Business Success: Principles of Dialogue Part 1

Last week was discussed what dialogue is and how important it is to business intelligence success. Over the next two weeks we will cover the practices and principles of dialogue. Dialogue can be learned.  A “‘practice’ is an activity you do repeatedly to help bring about an experience.”

A practice based on principles establishes a tradition. It is intentional and designed to create choices.audience-in-classroom-listening-intently-to-speaker-during-meeting_w725_h492

The Practice of Listening: “The Principle of Participation”

• Develop an Inner Silence”; Listen with All the Senses
• Notice the self; “attend to both words and the silence between the words”; be aware of thought.
• Let go of the inner clamor.
• Slow down; be still.
• Stick to the facts; suspend judgment.
• Stay in the present; do not jump to conclusions based on the past; look for evidence that challenges any convictions.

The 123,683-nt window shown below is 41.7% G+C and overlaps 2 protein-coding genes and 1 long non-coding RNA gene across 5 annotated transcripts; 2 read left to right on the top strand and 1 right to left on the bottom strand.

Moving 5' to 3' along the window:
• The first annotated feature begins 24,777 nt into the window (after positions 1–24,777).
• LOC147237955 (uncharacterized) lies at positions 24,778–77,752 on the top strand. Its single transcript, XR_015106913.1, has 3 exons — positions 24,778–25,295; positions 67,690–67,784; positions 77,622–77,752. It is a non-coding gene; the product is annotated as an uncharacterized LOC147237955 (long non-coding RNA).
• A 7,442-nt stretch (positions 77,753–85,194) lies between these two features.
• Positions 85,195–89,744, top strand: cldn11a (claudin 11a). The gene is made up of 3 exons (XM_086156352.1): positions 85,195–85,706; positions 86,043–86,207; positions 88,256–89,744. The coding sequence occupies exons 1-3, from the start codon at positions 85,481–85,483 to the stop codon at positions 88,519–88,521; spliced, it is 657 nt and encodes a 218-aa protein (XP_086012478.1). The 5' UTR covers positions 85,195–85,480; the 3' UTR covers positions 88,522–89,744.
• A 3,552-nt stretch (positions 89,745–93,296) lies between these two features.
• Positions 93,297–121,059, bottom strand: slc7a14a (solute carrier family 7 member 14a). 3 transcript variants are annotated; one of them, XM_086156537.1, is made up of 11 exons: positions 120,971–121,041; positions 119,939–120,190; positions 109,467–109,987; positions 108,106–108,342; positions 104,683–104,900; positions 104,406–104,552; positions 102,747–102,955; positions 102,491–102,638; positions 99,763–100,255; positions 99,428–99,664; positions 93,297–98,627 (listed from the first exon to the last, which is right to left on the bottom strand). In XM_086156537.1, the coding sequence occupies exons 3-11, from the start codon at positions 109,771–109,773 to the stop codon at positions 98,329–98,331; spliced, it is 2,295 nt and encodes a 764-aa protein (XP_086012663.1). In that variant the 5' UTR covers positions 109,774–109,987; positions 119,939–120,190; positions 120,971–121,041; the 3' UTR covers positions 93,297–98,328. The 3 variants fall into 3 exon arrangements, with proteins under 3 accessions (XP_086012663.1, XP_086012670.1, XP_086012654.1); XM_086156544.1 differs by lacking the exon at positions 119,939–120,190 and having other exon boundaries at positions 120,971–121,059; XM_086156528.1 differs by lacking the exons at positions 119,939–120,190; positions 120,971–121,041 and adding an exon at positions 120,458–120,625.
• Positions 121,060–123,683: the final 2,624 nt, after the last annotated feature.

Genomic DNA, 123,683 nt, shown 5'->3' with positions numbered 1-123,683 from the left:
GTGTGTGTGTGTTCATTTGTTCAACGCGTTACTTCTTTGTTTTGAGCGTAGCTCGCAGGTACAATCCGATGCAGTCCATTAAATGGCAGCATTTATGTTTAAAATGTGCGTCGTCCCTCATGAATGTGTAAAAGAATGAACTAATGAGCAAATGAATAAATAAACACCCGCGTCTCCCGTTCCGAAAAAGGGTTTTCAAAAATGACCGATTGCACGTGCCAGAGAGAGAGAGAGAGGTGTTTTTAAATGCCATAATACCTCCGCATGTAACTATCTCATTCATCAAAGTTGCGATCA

• Find the gaps.
• Listen together; question self and others.
The Practice of Respecting: “The Principle of Coherence”

• Observe, honor, and defer to others. See others as legitimate.
• Honor people’s boundaries; do not intrude; do not withhold the self or distance the self. Imposing is not honoring; sharing personal experience is.
• Accept that others have something to teach us.
• Pay attention to connections in differences; look for the relationship among the parts.
• Look for the whole; find the hub, the center in order to slow down and stay in the present.
• Notice the internal disturbance; suspend the desire to fix it or tell others to change. Find your own center and focus on yourself as part of the whole.
• Look for the elephant in the room and name the feeling. Make deliberate space for those who have a different point of view.
• Hold the tension; do not react to it.

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Leadership Skills: Dialogue, it is more than just talking

May 15, 2012 @ 02:00 PM

Communication works for those who work at it.
—John Powell, Creator of the Five Levels of Communication

Dialogue goes beyond communication to describe a style of conversation that taps into the energy of an organization through shared intention. Jalma Marcus, executive coach and energy healer, shares her perspective on dialogue.

What Is Dialogue?